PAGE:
The Shallow Pool

In my last post, perhaps I didn’t articulate clearly enough that I am not getting a lot of matches.

It was said, often, in the comments, because I am too picky.

But, its pretty hard to be picky on Bumble.  Since, all you really see, is a 100 word description (if that) and photos.  I have mostly given up on Tinder as it has defaulted to an entirely hook-up driven app since last year.  The quality of men has deteriorated beyond what I have patience for.

Bumble is ok.

I still don’t love POF or Match but will load up a new profile this weekend in any case.

My criteria for speaking to someone one on the Bumble app is easy: some attraction, the appearance of height (I’m a big girl and do not like being bigger than my man, period), and a preference for a white color job if it’s indicated.  I don’t pass  on men because of their jobs, but have yet to find a decent enough man that is a match for me if they are too far off from corporate America.  Generally speaking, that gap tends to make men get fussy fast with the things I like.

For instance, I matched with a seemingly decent man late last week.  He started too soon with a sex comment, I joked it off and he didn’t pursue, seeming to get the hint.  He had a holiday weekend semi-full but wanted to meet me as we don’t live far apart.

He suggested a quick drink on Friday night and asked where I would like to meet so I chose two bars I like in between his town and mine.

Immediately he said those bars were a little too fancy for him and he didn’t want to get dressed to have one drink.  He said he was taking his younger daughter to pizza and wings after 7:30pm and he would be casual dressed.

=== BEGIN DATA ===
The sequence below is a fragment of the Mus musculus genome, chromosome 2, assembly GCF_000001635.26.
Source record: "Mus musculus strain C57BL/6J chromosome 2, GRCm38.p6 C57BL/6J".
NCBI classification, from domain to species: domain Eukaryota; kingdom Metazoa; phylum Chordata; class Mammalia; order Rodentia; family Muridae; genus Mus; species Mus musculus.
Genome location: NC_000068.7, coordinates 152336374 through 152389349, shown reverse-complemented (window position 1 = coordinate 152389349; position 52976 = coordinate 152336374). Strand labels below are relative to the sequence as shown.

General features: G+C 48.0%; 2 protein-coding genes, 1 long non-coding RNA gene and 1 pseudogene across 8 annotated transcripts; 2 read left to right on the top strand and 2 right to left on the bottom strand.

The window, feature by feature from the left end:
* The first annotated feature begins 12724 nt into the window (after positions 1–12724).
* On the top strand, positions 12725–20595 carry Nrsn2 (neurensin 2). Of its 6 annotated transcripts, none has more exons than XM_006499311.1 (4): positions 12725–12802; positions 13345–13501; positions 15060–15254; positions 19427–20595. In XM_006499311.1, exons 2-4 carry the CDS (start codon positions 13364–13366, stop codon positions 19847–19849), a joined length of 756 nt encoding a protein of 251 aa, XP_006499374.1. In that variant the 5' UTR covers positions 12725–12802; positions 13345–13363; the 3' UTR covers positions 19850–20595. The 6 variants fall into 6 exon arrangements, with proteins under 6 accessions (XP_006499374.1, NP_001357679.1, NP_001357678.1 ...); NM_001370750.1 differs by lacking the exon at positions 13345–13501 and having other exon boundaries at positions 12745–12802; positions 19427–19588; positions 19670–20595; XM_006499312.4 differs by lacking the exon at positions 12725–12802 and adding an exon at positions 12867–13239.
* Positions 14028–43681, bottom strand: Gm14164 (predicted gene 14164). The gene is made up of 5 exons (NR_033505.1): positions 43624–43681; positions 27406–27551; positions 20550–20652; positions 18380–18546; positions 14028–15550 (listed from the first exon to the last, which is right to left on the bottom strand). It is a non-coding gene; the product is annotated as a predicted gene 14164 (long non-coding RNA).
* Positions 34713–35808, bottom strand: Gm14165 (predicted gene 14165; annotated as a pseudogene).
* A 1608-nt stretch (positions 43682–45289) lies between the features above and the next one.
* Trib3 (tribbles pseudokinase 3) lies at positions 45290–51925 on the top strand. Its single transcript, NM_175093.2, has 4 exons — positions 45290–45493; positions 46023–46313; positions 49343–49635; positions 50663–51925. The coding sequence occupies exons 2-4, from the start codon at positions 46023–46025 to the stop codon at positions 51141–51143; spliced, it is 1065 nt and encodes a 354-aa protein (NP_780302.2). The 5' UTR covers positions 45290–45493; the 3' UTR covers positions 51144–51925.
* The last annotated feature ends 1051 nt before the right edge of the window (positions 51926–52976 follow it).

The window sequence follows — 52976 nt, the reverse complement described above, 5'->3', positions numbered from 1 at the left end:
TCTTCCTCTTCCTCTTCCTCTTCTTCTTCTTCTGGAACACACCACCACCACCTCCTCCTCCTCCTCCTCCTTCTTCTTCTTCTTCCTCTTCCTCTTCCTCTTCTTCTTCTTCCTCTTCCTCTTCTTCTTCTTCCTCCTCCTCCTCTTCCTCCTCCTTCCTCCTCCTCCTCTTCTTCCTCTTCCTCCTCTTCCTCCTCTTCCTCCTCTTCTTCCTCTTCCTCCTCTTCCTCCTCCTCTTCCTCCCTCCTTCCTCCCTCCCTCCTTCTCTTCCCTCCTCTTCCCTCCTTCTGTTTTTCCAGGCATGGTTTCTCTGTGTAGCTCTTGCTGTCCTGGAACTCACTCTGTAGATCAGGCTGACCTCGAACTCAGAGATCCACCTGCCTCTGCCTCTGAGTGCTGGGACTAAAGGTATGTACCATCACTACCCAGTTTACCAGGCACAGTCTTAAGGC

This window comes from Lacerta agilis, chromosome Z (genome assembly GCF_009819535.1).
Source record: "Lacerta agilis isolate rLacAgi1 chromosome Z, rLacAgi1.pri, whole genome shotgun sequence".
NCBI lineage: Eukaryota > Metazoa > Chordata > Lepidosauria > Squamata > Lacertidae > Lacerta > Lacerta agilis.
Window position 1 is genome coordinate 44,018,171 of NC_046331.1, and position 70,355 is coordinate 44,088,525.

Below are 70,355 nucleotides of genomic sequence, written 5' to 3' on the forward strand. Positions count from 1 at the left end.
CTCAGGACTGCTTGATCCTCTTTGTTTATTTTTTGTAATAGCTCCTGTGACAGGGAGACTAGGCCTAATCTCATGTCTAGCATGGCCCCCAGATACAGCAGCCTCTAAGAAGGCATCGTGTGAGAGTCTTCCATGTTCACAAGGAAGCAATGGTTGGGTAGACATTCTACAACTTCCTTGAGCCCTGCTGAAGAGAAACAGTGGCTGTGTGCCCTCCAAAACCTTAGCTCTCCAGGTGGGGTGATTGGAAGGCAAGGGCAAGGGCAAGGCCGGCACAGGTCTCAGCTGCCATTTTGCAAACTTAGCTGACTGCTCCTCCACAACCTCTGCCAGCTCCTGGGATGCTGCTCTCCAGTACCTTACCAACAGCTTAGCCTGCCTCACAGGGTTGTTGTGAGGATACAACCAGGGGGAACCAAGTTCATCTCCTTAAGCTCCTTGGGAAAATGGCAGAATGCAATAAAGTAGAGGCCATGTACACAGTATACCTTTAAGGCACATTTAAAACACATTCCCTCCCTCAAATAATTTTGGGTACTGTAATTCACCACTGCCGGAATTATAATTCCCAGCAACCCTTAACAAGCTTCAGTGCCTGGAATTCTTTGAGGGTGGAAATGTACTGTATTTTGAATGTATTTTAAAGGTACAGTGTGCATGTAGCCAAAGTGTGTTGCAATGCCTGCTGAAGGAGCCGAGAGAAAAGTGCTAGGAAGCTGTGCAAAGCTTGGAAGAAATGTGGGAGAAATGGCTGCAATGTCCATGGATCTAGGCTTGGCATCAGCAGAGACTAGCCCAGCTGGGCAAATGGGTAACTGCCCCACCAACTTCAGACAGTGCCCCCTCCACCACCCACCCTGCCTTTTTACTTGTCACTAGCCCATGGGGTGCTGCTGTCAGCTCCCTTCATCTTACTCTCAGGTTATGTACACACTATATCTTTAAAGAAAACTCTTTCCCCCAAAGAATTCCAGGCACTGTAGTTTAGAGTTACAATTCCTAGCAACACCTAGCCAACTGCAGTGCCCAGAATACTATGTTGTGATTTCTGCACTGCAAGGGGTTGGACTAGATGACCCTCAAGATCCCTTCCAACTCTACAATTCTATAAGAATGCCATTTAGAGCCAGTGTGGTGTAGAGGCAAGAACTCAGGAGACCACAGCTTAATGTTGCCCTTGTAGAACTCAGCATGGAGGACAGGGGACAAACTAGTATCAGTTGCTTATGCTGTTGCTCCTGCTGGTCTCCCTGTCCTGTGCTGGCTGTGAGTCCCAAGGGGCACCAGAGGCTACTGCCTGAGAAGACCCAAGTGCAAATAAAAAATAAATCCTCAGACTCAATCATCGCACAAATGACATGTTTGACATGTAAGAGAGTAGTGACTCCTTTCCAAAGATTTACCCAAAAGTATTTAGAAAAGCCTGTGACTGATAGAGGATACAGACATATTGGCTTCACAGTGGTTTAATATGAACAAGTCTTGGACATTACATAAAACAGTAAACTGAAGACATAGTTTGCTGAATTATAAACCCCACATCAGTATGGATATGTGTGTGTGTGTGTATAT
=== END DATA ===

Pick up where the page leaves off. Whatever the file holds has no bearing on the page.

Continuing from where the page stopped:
So here’s where the chasm comes in.

In my humble opinion, casual dress can include a decent button down shirt and shorts.  His opinion of casual dress was a sweatshirt and basketball shorts.  He insinuated we meet at a sports bar.

That’s not my kind of guy.

How do I know?  One: if you are interested in meeting a woman, even its for an hour, you will take the time to look decent, not like you are tossing back beers with your buds.  Two: It’s generally too loud and low class in a sports bar for me, I don’t drink beer or eat wings normally (not to say I never do).  So, that’s how my judgement works.  If you don’t feel it necessary to even attempt to try and impress me a little bit on our first meeting, then you are not for me.

And if you think a sports bar is ok, you are not for me.  It’s not my scene.

It seems that some people feel I am too judgmental about my choices, and that’s why I can’t match.  But what’s the point of matching with anyone who is too different from me?  A man like this will immediately think I am spoiled, rather than just having preferences for things I like.

That’s exactly what happened.  This seemingly nice guy went from pleasant to crazed in a series of perhaps 3 text.